According to Alexis the project came together without a major hitch. “It wasn’t hard,” she said. “Our administration and our teachers were onboard immediately. Everyone else on the team was passionate about the project, so there was never any concern about people doing their respective parts. From the beginning, it was all about the kids and conservation.” Milkweed for Monarchs The team determined the best time for the Milkweed for Monarchs morning was the last week of school, so on May 23 every student and teacher in first – sixth grades gathered in the school courtyard, a caliche hilltop dotted with empty raised beds. Unseasonal cloud cover and a cool breeze combined to make a perfect morning for being outdoors. The excitement was palpable. It was like being a visitor inside a beehive. “My number one fear was that the students wouldn’t focus or want to participate,” Alexis said. “This generation

doesn’t plant plants, they play video games and watch TV.” Her fears were unfounded. With the panache of a seasoned ringmaster, Dan drew them in. When the question was asked, “Why did the silly student throw the butter out of the window?” The students responded to the time-worn joke with laughter and a collective groan as they answered, “To watch the butter fly.” Instead of a one-sided lecture, Dan opted for interactive Q&As, demonstrations and created a showcase for students to share what they had learned about butterflies. Student after student took the microphone and explained nuances of the monarch’s life cycle, its habitat requirements, and even the physical differences between the monarchs and their look-alike counterparts, the viceroys. The volume rose to a high-pitch as Dan led them in a responsive chant. “Why are we here?” he asked. “Milkweed for monarchs,” they responded thunderously. The seriousness of humans’ roles as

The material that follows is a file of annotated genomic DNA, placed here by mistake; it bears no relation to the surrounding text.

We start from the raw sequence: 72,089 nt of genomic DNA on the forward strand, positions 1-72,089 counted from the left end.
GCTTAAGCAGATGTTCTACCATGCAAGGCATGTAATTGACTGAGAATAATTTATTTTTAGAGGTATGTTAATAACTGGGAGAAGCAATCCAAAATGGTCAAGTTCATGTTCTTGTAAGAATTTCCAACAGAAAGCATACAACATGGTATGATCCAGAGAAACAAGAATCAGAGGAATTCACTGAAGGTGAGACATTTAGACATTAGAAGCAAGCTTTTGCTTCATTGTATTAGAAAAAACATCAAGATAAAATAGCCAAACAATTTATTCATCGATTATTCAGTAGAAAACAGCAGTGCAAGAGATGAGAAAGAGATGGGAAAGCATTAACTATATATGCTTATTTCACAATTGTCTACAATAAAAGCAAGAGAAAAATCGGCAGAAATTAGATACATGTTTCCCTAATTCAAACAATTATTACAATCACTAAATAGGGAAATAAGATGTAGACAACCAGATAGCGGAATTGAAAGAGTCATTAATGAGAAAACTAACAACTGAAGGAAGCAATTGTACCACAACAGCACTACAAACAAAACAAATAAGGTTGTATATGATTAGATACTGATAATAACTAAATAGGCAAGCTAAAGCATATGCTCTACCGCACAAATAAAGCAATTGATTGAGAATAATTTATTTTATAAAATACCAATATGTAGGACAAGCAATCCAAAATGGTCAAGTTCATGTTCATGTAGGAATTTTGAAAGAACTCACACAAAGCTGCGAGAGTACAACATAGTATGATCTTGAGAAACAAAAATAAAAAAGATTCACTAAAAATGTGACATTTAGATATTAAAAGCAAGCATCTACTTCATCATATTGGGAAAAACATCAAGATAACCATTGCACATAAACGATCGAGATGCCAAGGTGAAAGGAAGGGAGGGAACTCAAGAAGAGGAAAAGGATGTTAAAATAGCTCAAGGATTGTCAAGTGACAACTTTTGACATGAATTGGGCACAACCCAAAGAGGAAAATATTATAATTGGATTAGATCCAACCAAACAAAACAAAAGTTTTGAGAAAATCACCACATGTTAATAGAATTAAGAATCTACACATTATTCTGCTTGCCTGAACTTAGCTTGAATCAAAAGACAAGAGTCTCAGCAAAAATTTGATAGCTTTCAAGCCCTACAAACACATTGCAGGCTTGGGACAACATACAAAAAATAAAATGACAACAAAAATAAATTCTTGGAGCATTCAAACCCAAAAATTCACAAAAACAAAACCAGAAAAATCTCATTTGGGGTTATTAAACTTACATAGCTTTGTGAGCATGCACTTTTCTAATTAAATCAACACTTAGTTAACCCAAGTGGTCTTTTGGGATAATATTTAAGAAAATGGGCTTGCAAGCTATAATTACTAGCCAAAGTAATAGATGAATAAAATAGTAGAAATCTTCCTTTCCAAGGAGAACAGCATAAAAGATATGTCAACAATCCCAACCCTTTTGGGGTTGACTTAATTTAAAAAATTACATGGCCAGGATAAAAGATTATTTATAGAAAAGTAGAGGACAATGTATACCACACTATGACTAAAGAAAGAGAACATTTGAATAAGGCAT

Photo by Lorie Woodward Cantu

TWA Life Members Dan and Ruth Flournoy (l) joined forces with Irion County ISD Upper Elementary Science Teacher Alexis Jackson and Game Warden Justin Jackson to create “Milkweed for Monarchs,” a hands-on conservation education opportunity for local school children.




conservationists didn’t get lost in the funfilled atmosphere. When Lewis took the microphone to reiterate the basics of the monarch’s life cycle and the importance of diverse vegetation to the species, he made it crystal clear that the morning’s activities were vital. “We’re planting milkweed today for our own survival,” Lewis said. “Habitat is disappearing. When habitat disappears so do butterflies, birds, animals and people.” Armed with instructions, each class received plants to transplant in their preassigned gardens. Some were milkweeds and others were flowering plants that could sustain adult butterflies. The primary goal was creating a nourishing rest stop for the monarchs that pass through the Concho Valley on their twice annual migration. It had secondary benefits. “The butterfly garden is a perfect complement to the vegetable garden we